|The blogger at left, her big sister in the middle,|
and our younger sister at right. Our brother
was not yet on the scene.
When it comes to women and public speaking, Elaine was an introvert and more a private speaker than a public one, not inclined to speeches. But we came up during the women's rights movement in the 1970s, and were early feminists. To her, having a voice didn't necessarily mean employing a microphone. I never knew anyone who stood up for herself with more clarity and vigor than my big sister, and she was an important role model and coach for me, early on. She was lovely, smart, thoughtful. If anything, she doubted herself too much. We clashed, too, over the years. But we eventually made our peace and found solidarity. This was my first friend in life, and she leaves a big hole in mine with her passing.
She loved this blog and my work as a speaker coach, and even as cancer took its toll, she wanted to hear more about my work and clients, this blog and its readers. I don't know whether she read the posts--summarized here--about helping a dying cancer patient with a speech. But I do know Elaine would have given full-throated support to the theme of "Not dead yet." She herself proved a stubborn opponent for cancer, outliving predictions many times over. It was instructive for me to watch her turn away discussions about "moving on" in favor of fighting it out. She wasn't leaving until she was ready.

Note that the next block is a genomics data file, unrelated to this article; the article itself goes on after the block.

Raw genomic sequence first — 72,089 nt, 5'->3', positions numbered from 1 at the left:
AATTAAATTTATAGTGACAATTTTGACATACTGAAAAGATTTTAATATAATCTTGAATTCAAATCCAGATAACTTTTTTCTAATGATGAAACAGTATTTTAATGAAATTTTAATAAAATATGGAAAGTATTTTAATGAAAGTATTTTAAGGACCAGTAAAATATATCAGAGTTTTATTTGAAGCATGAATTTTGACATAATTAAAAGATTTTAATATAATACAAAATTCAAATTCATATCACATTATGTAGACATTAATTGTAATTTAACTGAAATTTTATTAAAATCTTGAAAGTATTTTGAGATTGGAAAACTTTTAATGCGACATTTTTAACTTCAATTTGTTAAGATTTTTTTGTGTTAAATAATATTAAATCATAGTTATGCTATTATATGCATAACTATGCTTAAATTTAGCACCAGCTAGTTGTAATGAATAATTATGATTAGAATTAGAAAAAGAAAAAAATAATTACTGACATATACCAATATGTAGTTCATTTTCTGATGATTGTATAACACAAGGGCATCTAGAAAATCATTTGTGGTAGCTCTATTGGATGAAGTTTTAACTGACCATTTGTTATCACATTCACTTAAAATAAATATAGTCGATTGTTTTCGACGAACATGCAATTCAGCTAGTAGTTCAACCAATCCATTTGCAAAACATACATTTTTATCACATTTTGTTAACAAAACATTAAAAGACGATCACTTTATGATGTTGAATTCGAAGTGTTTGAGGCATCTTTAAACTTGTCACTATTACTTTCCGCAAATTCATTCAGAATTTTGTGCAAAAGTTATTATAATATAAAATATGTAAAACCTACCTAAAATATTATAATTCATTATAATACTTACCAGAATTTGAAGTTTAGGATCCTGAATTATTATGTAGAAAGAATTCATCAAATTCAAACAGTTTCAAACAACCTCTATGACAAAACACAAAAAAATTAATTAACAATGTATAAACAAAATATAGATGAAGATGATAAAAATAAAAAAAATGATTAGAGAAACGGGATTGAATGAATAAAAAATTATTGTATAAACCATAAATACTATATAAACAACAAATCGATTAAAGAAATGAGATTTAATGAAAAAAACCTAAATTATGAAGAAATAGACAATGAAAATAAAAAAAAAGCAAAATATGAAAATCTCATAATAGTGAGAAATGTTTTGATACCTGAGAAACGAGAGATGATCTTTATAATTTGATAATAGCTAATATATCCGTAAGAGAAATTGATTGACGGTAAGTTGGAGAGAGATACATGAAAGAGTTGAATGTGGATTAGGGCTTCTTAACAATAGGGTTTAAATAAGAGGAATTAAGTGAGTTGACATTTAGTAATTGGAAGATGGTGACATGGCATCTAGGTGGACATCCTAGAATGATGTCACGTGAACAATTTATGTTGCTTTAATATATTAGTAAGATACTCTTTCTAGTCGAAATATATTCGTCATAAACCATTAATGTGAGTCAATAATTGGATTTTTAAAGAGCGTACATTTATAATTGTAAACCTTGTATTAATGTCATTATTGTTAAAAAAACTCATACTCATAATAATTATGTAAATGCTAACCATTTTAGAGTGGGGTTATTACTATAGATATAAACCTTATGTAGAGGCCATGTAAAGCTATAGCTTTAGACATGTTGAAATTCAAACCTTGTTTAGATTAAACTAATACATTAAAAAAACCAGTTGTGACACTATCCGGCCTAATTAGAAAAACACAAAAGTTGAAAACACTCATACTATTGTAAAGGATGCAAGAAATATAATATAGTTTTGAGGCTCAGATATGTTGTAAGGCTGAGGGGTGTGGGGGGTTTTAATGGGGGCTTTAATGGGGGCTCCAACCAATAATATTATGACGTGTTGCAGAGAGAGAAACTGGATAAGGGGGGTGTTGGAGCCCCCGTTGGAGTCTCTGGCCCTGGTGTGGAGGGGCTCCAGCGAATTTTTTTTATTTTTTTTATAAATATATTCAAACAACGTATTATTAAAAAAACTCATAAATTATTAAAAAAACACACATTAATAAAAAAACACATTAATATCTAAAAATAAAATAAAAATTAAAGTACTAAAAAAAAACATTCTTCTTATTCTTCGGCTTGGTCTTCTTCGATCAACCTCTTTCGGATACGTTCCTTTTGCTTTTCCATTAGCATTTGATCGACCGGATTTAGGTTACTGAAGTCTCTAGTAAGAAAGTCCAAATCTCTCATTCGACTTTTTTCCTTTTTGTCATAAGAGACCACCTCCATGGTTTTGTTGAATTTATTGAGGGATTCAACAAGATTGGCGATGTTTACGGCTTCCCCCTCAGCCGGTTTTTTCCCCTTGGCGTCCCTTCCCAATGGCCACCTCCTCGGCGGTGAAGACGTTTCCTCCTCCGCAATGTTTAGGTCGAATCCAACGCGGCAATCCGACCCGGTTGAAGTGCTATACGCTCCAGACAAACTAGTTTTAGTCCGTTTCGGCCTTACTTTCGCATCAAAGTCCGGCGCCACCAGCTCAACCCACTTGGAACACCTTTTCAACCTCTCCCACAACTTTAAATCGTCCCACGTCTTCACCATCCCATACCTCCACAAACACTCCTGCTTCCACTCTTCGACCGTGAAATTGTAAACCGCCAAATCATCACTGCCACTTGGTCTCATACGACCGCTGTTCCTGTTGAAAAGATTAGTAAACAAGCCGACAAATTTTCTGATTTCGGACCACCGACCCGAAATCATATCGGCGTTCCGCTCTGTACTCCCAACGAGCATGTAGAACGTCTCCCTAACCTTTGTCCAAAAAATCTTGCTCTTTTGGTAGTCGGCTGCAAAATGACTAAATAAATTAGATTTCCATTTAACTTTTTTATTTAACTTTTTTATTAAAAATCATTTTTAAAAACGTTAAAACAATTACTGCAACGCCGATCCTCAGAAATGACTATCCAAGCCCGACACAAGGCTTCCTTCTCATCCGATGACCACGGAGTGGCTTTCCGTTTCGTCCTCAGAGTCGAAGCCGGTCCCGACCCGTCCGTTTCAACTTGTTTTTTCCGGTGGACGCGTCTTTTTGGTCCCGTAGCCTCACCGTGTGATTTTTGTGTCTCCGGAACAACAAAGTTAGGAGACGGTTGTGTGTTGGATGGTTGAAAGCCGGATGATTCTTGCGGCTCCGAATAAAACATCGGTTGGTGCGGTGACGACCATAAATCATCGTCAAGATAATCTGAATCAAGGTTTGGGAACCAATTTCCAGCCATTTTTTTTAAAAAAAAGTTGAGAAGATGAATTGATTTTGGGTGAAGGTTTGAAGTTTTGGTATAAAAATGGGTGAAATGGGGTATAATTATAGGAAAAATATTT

In our own world, we stretched private speaking to include all sorts of technology: I made recordings of myself reading things to her, we sent emails and made phone calls, all augmenting time in person. Some of the best speaking I've done in recent months has been in these very private exchanges. I'm grateful and proud to have found the right words at the right time for her. We recalled our earliest days, and our most recent. She sent me off to a business trip in California this week, urging me on to gain a new client.
I'm writing this within hours of learning of her death. I've often said to others that all deaths are sudden, even those long anticipated and this still feels like a punch to the gut, a hole in my life. I took comfort this day from the eloquent woman and writer Anne Lamott, who wrote:
You will lose someone you can’t live without,and your heart will be badly broken, and the bad news is that you never completely get over the loss of your beloved. But this is also the good news. They live forever in your broken heart that doesn’t seal back up. And you come through. It’s like having a broken leg that never heals perfectly—that still hurts when the weather gets cold, but you learn to dance with the limp.Off to limp and dance in my sister's honor...